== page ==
IBM's Blue Gene/Q supercomputer has topped the Green500.org list as the most energy-efficient supercomputer in the world.
Green500.org, IBM supercomputers are the most energy-efficient in the world.
In fact, the
latest Supercomputing 'Green500 List' announced by Green500.org shows that a prototype
of IBM's next-generation Blue
Gene/Q supercomputer is No. 1 on the list.
provides rankings of the most energy-efficient supercomputers in the world. The
organization raises awareness about power consumption, promotes alternative
total cost of ownership performance metrics, and works to ensure that
supercomputers only simulate climate change and not create it. The Green500
list has three releases per year: November, February and June
list shows that six of the top 10 most energy-efficient supercomputers in the
world are built on IBM high-performance computing technology, IBM said. The
list includes supercomputers from China to Germany and the United States that
are used for a variety of applications such as astronomy, climate prediction
and life sciences. IBM also holds over half the top 100 positions on this list,
efficiency, including performance per watt for the most computationally demanding
workloads, has long been a core design principle in developing IBM systems,
according to IBM officials. Energy-efficient supercomputers can allow IBM
clients to realize critical cost savings by lowering power consumption and
reducing expenses associated with cooling. For example, for every $1 spent on
electricity with the largest petascale system on the Green500 list, clients
would spend less than 40 cents on a system based on IBM Blue Gene/Q and would
be 2.5 times more energy-efficient, IBM said in a press release.
Gene/Q is scheduled to be deployed in 2012 by two of the U.S. Department of
Energy's national laboratories, Lawrence Livermore National Laboratory and
Argonne National Laboratory, both of which collaborated closely with IBM on the
design of Blue Gene, influencing many aspects of the system's software and
hardware, IBM said.
Columbia University and the University of Edinburgh contributed to Blue Gene/Q's
processor chip design. Both institutions plan to use the system to advance QCD
(quantum chromodynamics), which is a part of the study of particle physics.
For its part,
IBM offers the broadest range of supercomputers represented on the Green500
List, including Blue Gene, Power servers, System x iDataPlex, BladeCenter and
hybrid clusters, IBM said.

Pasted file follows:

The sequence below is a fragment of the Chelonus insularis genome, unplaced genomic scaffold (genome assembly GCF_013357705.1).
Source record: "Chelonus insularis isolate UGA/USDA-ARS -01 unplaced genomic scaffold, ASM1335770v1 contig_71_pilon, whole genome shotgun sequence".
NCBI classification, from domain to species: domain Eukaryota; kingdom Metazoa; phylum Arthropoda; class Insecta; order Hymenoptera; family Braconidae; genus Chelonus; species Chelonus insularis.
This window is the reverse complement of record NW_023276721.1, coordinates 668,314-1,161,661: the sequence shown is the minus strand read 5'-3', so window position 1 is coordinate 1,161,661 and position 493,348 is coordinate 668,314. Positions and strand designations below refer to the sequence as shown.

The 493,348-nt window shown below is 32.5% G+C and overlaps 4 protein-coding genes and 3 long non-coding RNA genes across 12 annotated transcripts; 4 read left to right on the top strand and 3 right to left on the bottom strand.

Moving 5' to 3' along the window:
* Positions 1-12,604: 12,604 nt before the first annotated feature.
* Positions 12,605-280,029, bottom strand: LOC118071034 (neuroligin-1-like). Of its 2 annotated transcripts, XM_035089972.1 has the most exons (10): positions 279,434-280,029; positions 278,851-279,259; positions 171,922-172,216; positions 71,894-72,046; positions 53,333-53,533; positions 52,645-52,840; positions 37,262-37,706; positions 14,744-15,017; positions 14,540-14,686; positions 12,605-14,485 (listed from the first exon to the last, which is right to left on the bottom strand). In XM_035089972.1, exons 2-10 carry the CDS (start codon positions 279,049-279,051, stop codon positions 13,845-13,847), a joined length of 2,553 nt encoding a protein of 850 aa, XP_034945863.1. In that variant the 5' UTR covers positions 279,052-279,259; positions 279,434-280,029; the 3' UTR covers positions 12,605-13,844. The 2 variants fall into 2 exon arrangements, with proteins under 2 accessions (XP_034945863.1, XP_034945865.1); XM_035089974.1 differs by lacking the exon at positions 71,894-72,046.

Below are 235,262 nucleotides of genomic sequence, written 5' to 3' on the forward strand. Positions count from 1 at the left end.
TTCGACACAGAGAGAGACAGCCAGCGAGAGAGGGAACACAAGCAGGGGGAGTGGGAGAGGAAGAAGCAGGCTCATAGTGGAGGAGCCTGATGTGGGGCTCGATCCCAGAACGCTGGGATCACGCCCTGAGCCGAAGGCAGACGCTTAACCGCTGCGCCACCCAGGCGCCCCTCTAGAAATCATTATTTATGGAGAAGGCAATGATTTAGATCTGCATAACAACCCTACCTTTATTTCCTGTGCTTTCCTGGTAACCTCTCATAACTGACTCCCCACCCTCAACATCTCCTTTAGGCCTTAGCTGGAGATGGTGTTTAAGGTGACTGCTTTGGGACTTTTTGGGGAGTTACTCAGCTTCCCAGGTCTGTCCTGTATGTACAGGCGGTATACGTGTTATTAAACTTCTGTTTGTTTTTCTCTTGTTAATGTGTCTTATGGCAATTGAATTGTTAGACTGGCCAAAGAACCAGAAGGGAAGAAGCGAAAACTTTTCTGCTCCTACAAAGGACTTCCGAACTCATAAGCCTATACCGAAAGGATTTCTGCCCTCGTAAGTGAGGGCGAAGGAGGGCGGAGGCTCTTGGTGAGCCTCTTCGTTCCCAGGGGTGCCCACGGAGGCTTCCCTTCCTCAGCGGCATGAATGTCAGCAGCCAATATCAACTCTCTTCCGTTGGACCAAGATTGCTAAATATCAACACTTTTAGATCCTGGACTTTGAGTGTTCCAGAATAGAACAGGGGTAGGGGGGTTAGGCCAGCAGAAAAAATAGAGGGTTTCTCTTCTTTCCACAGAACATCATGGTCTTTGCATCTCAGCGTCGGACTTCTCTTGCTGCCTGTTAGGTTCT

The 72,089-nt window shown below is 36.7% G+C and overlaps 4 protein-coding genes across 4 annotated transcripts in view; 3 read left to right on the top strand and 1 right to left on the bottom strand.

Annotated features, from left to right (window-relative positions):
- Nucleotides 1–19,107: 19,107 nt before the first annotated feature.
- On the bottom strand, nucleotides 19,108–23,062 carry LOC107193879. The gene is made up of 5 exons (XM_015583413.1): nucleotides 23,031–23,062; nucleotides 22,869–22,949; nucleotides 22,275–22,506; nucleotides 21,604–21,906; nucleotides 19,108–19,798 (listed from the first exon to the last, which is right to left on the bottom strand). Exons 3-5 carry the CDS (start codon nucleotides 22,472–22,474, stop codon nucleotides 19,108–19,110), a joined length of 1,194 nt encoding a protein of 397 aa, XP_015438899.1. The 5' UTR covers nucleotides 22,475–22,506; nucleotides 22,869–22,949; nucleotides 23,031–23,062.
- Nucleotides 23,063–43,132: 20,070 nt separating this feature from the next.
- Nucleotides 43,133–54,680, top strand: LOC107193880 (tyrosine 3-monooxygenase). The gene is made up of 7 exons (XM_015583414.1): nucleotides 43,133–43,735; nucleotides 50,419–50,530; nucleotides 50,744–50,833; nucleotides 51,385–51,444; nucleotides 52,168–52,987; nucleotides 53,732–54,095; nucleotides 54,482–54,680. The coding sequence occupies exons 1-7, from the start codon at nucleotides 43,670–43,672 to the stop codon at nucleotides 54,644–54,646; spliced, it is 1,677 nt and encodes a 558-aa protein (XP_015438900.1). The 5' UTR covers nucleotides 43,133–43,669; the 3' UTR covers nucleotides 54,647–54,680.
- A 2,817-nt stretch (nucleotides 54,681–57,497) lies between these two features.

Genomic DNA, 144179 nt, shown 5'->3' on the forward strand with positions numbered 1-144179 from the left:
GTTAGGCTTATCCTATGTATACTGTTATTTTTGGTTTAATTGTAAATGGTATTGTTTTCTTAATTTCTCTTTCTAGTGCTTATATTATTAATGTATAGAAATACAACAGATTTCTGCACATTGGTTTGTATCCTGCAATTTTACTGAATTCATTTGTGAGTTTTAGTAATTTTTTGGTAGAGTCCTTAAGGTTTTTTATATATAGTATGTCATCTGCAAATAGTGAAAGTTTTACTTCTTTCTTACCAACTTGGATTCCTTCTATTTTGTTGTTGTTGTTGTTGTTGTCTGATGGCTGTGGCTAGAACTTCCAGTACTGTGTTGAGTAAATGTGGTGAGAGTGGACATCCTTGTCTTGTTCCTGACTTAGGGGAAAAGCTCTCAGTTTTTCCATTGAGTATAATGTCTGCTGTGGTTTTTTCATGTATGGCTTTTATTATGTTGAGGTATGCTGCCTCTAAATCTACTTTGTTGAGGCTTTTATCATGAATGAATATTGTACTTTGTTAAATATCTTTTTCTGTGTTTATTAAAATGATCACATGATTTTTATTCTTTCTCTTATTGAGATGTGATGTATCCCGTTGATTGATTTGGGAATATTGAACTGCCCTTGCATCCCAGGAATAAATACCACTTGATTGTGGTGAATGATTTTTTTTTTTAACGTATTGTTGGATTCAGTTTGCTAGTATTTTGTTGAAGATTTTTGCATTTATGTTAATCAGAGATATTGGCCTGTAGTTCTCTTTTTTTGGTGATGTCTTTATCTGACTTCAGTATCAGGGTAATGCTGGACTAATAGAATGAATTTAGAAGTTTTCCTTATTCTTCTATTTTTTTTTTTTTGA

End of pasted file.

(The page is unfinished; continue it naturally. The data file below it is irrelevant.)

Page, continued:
IBM supercomputer is also No. 1 on the Graph500 list, IBM said. Backed by a
steering committee of over 30 international HPC experts from academia, industry
and national laboratories, the Graph 500 is a set of large-scale benchmarks for
data-intensive applications-an important metric as information increases
National Lab's Blue Gene/P supercomputer "Intrepid" is No. 1 on the
list after analyzing the largest graph ever on a parallel machine. Graph
algorithms are a core part of many analytics workloads. The Blue Gene/P-based "Jugene"
supercomputer at the Juelich Supercomputing Centre is No. 1 on the Graph500.
In related news ETI (E.T.
International), a provider of
system software solutions for hybrid and many-core hardware architectures,
announced that it helped achieve four spots on the June 2011 Graph 500 List,
including three in the top 10 and one with the second-highest performance per
core, as unveiled at the ISC'11
show in Hamburg, Germany. Supercomputers using ETI's SWARM
(SWift Adaptive Runtime Machine) runtime environment came in at Nos. 6, 8 and 9
for their performance on the Graph 500 benchmark, ETI officials said.
delivered the best multi-node results for every scale problem to which it was
submitted, ETI said. Specifically, when running SWARM, the Texas Advanced
Computing Center's Lonestar 4 came in at No. 6. At 512 nodes, Lonestar
delivered 8.1 giga-edges per second (GE/s). In the eighth spot, SWARM's
performance on Sandia National Lab's Red Sky at 512 nodes delivered 9.5 GE/s,
almost double the speed of MPI on the same machine. And at 256 nodes, Intel's
Endeavor was No. 9 on the list when running SWARM, at 6.9 GE/s, an incredible
11-fold improvement over MPI. Also using SWARM, Intel's Discovery placed 26th
on the list at a single node, and was one of three special mentions for its
achievement of the second-highest performance per core at 17.625 million
traversed edges per second per core.
systems' performance on the Graph 500 is a validation of the power of ETI's
technology to allow programmers to realize the capacity of advanced many-core
computing systems," Rishi Khan, vice president of research and development
at ETI, said in a statement. "SWARM's
impressive results underscore how critical it is to put the right runtime
environment in place in order to exploit the parallelism of advanced
machines. The Graph 500 benchmark
is one we take very seriously as an effective measure of a computer's ability
to efficiently solve the more advanced, data-driven problems that are so
pervasive in today's applications."
said the company's SWARM runtime environment was developed specifically to
address the performance challenges presented by the intersection of massively
parallel software applications and hybrid many-core computing systems. The
software enables easy and efficient programmability of applications for
many-core computing systems, and is one of many components of ETI's system
services, including benchmarking, hardware and software design, performance-critical
programming and consulting, the company said.
Darryl K. Taft covers the development tools and developer-related issues beat from his office in Baltimore. He has more than 10 years of experience in the business and is always looking for the next scoop. Taft is a member of the Association for Computing Machinery (ACM) and was named 'one of the most active middleware reporters in the world' by The Middleware Co. He also has his own card in the 'Who's Who in Enterprise Java' deck.